How to hire a Rails developer

As the co-founder of Mashion and organizer of Philly.rb I get a lot of emails from people looking for Rails developers. To help spread the word and maybe do a little less typing, I decided it was time for a blog post.

Before we get into it you should know that finding a good developer in any technology is difficult. Even in larger developer pools like Java or .Net, isolating the top talent is difficult. The pool of Rails developers is of course smaller, but also contains some extremely high quality developers. Here are some of the key points I’ve settled on when helping people find the right developers for their company.

1. Get involved

There are probably some user groups near your area. Maybe even a Ruby user group. Google them, go to a meeting. This is easier when you know a little programming, since the conversation will be mostly technical. If you have even one developer now, send them. If you’re the only person in your company, just show up anyway. Establishing a presence in the community goes a long way. The more often people see you, the more likely your company will come to mind when people think about changing jobs.

2. Be a Presenter or a Sponsor

This is a continuation of the first point. Being at the meeting is a great start. Being at the podium is even better. And it’s a bonus if you’re talking about cool technologies or business ideas. If no-one in your company can present on a technical topic, sponsor a meeting. Most groups accept sponsors for food, space, or giveaways. So you can probably find an option that works even if your budget is pretty tight. In exchange you’ll usually get mentions in the meeting promotions or a chance to talk about your company while everyone’s paying attention. This varies between groups, so contact the organizer for info.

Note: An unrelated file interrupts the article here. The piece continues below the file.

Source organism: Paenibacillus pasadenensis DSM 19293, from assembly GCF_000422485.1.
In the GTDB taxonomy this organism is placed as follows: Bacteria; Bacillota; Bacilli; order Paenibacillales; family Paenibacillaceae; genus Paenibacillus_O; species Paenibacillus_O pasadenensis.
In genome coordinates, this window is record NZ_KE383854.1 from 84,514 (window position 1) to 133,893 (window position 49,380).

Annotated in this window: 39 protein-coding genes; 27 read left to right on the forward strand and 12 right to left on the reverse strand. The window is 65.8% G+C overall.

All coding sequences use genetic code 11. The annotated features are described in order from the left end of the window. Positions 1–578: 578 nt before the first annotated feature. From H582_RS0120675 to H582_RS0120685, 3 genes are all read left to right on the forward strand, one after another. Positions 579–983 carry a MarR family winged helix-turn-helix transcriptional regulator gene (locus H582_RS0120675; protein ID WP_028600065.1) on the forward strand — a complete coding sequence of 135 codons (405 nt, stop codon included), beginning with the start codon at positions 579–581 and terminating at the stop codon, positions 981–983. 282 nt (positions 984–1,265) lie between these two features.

3. Don’t talk about your degree

Whether it’s technical or business-related, most of what interests Rails developers doesn’t come from a classroom. People are much more interested in hearing about your experiences in real companies, delivering real products. If you don’t have any experience, that’s okay too. Just be honest about it. Rails developers are very aware that good business ideas can come from anywhere.

4. Have a business plan

How are you going to make money? Knowing your target market and having a marketing plan is best. Having a good shot at a buy out is passable. Selling advertising is unlikely to get anyone’s attention. If you’re profitable today, pitch that. If you’re not profitable yet, emphasize what your company has to offer in technology or lifestyle interest. Having VC backing is fine, but it’s not a big selling point. Same goes for equity offers. Most of us experienced what happened in the dot-com bubble and are not eager to repeat it.

5. Don’t hire a “Rails” developer

The best developers I know don’t classify themselves as “Rails” developers. They might do most of their business in Rails, but they also do JavaScript, Clojure, Erlang, Objective-C and a multitude of other languages. They have side projects using technologies even I haven’t heard of yet. The web development landscape changes rapidly, so you’ll need people who are constantly challenging themselves to learn more.

As with any blog post, these are just some ideas that have helped me. If you have some points of your own, please comment. I welcome the feedback.

Good hunting.

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